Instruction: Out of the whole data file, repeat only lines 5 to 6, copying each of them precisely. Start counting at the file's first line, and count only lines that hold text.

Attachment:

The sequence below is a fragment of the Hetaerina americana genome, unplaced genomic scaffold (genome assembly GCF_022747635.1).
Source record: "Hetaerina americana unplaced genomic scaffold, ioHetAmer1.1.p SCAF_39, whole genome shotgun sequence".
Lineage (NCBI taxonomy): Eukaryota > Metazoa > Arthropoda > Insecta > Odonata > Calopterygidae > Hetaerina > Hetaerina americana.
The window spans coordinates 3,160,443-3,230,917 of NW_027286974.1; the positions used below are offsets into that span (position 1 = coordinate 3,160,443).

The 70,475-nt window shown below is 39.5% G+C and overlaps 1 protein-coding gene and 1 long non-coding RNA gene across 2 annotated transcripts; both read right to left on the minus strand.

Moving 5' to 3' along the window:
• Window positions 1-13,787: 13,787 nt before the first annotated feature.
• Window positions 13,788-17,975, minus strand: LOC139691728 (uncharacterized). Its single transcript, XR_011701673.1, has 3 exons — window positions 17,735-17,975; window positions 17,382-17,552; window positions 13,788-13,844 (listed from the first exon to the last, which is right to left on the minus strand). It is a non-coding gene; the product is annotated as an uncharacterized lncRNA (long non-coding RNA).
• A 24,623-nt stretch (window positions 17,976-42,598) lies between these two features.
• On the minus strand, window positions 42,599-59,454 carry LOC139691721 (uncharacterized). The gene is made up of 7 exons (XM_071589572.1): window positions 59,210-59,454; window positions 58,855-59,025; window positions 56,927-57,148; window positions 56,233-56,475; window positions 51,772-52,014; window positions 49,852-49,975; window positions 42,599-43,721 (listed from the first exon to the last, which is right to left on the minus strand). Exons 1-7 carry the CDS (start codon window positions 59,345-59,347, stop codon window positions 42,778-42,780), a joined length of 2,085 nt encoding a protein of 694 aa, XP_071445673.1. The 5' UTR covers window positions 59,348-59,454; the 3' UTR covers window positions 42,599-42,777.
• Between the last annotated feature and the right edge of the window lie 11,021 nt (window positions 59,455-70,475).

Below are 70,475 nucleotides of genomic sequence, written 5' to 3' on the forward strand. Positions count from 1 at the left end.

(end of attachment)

The 70,475-nt window shown below is 39.5% G+C and overlaps 1 protein-coding gene and 1 long non-coding RNA gene across 2 annotated transcripts; both read right to left on the minus strand.

Moving 5' to 3' along the window: